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WORMING & PARASITE CONTROL PROGRAM FOR SHOW GOATS

by
GLEN MARTIN, KEVIN MOCK, TODD KENNEDY AND DENNIS WILBER
Show-Rite Feeds Technical and Influential Staff 

Time flies when you’re having a good time and now the purchase of show goats has rolled around again.  We have our projects home, getting settled in, and getting them up on feed.  One of the most overlooked and neglected management factors in goats is the timely and planned parasite control program.  Goats are one of the filthiest, worm ridden, parasite infested animals on the planet, and it takes considerable discipline and planning to have an effective program.

Worming and parasite control could be the determining factor in being in front of the backdrop or on the sidelines.  Worms and parasites rob goats of reaching their genetic potential as they take up valuable nutrients that help develop muscle, bloom, and overall health and immune system function.  That’s why it is so important to have a disciplined plan to rid these goats of worms and parasites.

Here are some ideas from the ShowRite team on an effective goat deworming and parasite control program:

GLEN MARTIN  - DAY 1, 2, and 3 of the first of the month, Safeguard dewormer, double dosed by bodyweight.  DAY 8 - Delice by applying Bronco Fly Spray or Adams Flea and Tick Spray, DAY 16 - Deworm with Prohibit or Cydectin Oral Drench as per label instructions, Day 24 - Delice by applying Bronco Fly Spray and Adams Flea and Tick Spray.

KEVIN MOCK -  In the geographic area of FRM customers, goat exhibitors need to stay aggressive on your wether projects to keep them clean of worm and parasite infestation.  External parasites are equally as detrimental as internal parasites.  Kevin recommends using a pour-on product such as Cylence as well as an injection of Dectomax or Ivomec.  This is in addition to the Safeguard program of Mr. Martin.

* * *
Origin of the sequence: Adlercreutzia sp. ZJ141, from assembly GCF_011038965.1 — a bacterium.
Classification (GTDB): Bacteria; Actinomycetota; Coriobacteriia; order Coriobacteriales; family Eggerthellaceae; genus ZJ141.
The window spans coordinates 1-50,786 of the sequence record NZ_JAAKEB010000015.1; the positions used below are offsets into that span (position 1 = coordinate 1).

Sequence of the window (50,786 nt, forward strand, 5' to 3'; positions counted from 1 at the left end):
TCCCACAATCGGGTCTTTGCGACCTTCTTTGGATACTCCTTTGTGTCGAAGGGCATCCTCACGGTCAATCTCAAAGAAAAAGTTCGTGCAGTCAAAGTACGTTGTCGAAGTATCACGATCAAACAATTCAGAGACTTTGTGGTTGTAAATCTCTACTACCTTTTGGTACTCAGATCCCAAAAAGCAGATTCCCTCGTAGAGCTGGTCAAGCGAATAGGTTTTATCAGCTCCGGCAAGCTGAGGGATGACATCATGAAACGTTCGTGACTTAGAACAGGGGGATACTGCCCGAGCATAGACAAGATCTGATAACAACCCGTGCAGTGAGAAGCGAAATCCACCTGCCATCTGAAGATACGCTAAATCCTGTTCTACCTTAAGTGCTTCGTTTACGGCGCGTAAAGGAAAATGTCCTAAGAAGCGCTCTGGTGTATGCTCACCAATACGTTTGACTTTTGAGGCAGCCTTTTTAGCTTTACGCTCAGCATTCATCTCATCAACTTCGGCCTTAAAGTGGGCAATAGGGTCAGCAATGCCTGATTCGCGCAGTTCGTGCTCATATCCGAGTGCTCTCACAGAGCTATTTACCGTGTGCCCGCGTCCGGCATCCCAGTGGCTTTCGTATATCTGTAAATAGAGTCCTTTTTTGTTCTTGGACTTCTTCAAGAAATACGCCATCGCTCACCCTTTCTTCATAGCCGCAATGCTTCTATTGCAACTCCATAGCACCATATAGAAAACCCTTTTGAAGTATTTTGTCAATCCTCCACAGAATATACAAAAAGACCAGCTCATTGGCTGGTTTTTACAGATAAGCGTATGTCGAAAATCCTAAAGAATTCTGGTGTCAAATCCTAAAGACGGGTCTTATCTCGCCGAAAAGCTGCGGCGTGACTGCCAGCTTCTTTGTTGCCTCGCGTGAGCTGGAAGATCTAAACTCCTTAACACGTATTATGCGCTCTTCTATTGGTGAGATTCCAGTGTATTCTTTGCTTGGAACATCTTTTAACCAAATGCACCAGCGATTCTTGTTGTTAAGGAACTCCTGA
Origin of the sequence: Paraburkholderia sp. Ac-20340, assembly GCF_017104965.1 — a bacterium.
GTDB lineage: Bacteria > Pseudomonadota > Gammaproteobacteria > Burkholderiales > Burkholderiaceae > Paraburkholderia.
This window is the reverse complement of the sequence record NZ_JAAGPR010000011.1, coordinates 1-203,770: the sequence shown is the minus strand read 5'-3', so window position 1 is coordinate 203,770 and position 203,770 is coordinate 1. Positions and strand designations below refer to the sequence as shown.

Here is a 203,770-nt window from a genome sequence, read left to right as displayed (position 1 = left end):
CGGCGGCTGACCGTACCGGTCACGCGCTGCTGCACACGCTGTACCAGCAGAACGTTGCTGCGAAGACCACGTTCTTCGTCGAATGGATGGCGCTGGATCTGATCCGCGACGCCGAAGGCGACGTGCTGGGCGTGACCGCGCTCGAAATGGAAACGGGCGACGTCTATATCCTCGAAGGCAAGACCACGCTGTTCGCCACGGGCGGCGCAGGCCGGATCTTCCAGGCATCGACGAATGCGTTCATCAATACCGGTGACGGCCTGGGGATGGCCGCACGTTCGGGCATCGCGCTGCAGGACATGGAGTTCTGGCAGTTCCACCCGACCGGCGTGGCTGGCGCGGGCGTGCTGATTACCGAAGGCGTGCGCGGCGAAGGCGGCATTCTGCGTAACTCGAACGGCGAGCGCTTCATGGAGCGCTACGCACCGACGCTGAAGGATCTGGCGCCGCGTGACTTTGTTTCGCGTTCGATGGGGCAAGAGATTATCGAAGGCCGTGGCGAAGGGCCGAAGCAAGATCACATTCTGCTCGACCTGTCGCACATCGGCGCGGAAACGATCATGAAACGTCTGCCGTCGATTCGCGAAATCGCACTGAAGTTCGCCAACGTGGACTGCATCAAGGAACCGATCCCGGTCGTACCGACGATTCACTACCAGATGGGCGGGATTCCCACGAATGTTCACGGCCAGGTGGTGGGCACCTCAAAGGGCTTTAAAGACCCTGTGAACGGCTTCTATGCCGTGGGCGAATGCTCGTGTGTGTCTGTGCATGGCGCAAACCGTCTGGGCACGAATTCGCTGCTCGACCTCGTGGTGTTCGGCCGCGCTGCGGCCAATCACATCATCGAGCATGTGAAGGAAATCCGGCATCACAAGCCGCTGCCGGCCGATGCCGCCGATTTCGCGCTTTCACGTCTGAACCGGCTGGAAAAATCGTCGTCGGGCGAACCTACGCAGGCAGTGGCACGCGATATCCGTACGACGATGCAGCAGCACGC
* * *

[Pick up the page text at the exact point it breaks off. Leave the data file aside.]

TODD KENNEDY -  Todd echoed Glen Martin’s program of deworming on the 1st, 2nd and 3rd days of the month with Safeguard.  Todd also recommends to rotate wormers every 21 days to keep the worms from developing an immunity to wormers.  Todd adds, “Show goats are very susceptible to internal parasites, including tapeworms.  Kids should be wormed by 8 weeks of age and again every 4 to 8 weeks for tapeworms.  Watch for signs of paleness to their gums and lower eyelids, diarrhea, rough hair coat and poor growth can indicate anemia and be cause for alarm.  Todd echoed Glen and Kevin in the use of Safeguard, Ivomec, and Cydectin.  He added tapeworms require a wormer such as VALBAZEN.

These are some ideas from the ShowRite team, but remember, ALWAYS CONSULT YOUR LOCAL VETERINARIAN when developing any type of protocol to insure the health of your project.

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